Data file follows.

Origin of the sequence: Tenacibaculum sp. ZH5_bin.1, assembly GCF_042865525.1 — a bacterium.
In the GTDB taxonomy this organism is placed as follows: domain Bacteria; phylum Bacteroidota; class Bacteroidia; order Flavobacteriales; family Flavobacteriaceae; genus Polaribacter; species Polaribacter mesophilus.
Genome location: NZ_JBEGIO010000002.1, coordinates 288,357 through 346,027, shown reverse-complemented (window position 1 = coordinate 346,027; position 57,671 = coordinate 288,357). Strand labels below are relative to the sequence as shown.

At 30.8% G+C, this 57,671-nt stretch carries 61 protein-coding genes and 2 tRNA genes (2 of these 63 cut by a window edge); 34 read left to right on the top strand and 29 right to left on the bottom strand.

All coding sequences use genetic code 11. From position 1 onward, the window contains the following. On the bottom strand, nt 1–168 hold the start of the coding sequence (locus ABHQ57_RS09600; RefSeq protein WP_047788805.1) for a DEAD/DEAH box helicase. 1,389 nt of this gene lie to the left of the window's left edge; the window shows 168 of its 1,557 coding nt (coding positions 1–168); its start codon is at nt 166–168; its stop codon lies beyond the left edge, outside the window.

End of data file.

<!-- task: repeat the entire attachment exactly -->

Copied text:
Origin of the sequence: Tenacibaculum sp. ZH5_bin.1, assembly GCF_042865525.1 — a bacterium.
In the GTDB taxonomy this organism is placed as follows: domain Bacteria; phylum Bacteroidota; class Bacteroidia; order Flavobacteriales; family Flavobacteriaceae; genus Polaribacter; species Polaribacter mesophilus.
Genome location: NZ_JBEGIO010000002.1, coordinates 288,357 through 346,027, shown reverse-complemented (window position 1 = coordinate 346,027; position 57,671 = coordinate 288,357). Strand labels below are relative to the sequence as shown.

At 30.8% G+C, this 57,671-nt stretch carries 61 protein-coding genes and 2 tRNA genes (2 of these 63 cut by a window edge); 34 read left to right on the top strand and 29 right to left on the bottom strand.

All coding sequences use genetic code 11. From position 1 onward, the window contains the following. On the bottom strand, nt 1–168 hold the start of the coding sequence (locus ABHQ57_RS09600; RefSeq protein WP_047788805.1) for a DEAD/DEAH box helicase. 1,389 nt of this gene lie to the left of the window's left edge; the window shows 168 of its 1,557 coding nt (coding positions 1–168); its start codon is at nt 166–168; its stop codon lies beyond the left edge, outside the window.